- Waterfalls are not as common in rivers as they are in streams.
- Waterfalls typically form in young rivers due to the fact that their channels are narrower and deeper than in established rivers.
- If the stream is shaped like a horseshoe, the erosion will be focused at a specific point.
Waterfalls are picturesque wonders of nature that show how beautiful it can be in a spectacular fashion. You have probably seen a few and you know that the view was breathtaking.
The waterfalls of our planet have achieved an instantly recognizable status. This beauty of nature deserves to be admired by everyone. However many of you are probably not aware how exactly waterfalls are formed. In this article, we will talk about that. The book will hopefully inspire you to be even more amazed by nature.
The Endurance Of Waterfalls
Most waterfalls form in the upper courses of rivers. This is the place where lakes start to fall into steep areas such as mountains. Many waterfalls form over bedrock that is not assisted by the surrounding area due to their landscape positioning. These waterfalls are often short-lived. The water eventually flows during snowmelt or rainstorms, but the more we move downstream, the longer it will take.
Waterfalls are not a terribly complicated process. When the river flows through an area that is mostly made up of bedrock, the process of erosion starts to happen. This process is slow but it is driven by the impacts of water on rocks. Downstream, the process becomes more rapid and severe.
The water’s velocity increases as we go downstream and it is the greatest at the edge of the waterfall. Once the water reaches there, it can pull out materials from the riverbed. At the bottom of the waterfall, the hydraulic forces are so strong that they reach heights that allow for many different things to happen. Move them to the riverbed. This will help them erode.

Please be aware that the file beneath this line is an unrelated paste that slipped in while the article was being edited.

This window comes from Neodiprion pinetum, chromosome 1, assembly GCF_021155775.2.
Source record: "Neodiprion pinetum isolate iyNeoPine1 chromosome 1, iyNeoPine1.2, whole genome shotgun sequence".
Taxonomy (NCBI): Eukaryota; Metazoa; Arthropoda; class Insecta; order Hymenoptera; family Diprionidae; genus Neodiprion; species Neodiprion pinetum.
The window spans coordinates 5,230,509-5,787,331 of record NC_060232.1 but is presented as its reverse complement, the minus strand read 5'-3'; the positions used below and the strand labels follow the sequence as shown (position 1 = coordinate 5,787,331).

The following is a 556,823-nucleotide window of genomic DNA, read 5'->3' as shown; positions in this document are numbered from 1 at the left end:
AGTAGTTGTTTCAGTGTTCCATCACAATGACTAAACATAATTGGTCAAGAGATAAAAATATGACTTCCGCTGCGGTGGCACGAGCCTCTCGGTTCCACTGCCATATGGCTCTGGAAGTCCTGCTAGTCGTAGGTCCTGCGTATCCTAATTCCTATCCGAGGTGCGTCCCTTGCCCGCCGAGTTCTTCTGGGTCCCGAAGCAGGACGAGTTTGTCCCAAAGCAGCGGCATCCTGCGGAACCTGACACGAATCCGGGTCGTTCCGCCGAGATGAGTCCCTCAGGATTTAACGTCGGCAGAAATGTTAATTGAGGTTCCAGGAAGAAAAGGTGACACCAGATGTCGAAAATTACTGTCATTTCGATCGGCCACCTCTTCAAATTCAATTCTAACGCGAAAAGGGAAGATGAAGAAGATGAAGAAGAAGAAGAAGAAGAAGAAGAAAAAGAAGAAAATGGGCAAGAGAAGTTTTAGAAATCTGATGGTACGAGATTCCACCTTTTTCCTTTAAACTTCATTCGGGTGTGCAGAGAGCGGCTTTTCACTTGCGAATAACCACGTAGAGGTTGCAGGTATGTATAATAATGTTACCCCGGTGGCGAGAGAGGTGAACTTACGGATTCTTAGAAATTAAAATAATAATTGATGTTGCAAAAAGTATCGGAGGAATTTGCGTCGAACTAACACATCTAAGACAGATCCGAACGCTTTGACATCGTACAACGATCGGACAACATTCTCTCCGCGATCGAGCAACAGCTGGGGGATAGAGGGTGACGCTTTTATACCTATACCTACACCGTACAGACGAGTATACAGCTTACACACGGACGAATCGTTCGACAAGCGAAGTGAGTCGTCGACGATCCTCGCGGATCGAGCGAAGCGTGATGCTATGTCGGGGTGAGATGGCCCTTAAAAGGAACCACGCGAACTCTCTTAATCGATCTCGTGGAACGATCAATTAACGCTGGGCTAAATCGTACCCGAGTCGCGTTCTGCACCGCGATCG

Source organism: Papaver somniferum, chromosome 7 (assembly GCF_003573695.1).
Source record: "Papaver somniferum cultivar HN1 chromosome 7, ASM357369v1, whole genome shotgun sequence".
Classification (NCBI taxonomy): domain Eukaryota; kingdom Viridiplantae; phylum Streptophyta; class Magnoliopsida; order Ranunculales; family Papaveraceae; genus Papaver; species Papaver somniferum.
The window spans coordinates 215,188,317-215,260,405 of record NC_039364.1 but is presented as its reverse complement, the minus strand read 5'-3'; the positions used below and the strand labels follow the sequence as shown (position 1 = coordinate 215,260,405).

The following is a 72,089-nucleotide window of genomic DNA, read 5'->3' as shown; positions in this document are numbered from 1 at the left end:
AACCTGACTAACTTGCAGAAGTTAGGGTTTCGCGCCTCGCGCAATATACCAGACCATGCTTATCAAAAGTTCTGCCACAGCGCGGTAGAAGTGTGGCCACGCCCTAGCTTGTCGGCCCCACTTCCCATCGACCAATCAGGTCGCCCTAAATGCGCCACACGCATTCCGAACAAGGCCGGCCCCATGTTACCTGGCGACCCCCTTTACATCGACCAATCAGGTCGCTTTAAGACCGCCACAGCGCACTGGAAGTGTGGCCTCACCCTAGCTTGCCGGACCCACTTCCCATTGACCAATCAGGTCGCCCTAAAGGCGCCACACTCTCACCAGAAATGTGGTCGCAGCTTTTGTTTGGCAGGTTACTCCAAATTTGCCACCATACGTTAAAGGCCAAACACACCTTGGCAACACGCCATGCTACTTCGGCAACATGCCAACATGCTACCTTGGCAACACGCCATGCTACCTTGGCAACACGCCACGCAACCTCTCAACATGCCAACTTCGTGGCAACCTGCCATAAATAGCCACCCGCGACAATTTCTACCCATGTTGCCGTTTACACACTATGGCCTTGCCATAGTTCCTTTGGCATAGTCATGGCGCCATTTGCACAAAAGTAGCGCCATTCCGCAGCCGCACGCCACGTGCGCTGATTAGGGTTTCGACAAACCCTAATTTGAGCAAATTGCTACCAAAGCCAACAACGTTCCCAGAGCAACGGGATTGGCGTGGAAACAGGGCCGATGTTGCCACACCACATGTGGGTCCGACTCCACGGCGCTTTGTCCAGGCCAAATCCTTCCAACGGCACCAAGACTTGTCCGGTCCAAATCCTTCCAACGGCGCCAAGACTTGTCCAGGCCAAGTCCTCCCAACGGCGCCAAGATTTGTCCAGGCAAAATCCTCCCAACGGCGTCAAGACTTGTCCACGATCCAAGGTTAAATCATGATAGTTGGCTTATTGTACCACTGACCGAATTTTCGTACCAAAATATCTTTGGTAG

The Process Of Formation
If a waterfall is shaped like a horseshoe, it will most likely focus its erosion on one point. In this way, the riverbed beneath the waterfall will change as well. Another thing worth mentioning that happens during the process of waterfall formation is “potholing”. During potholing, water erodes through the softer sediment on either side of a waterfall to create caves and caverns. Rivers erode when whirlpools spin stones along the riverbed and create a deep hole in the bedrock, which means that sand and rocks carried by the river increase the capacity of erosion.
Waterfalls form mostly in rivers while they are still young. Their channels are narrower and deeper, which is the perfect setting for the formation of a waterfall. Waterfalls often start off as rapids that flow over the hard rocks in the river bottom and erode the softer rocks. The river erodes the rocks at a very slow pace. However, the rate of erosion is dependent on the strength of the river.
Eventually erosion occurs. This is when the friction caused by particles moving around produces an erosion of the rock surface, which results in a drop to form. The drop grows taller and longer with time, and eventually forms a waterfall. The river gets steep enough to form a waterfall. The rocks hanging from the side of the cliff face break loose through the process of erosion and they fall to the bottom of the waterfall, forming a gorge.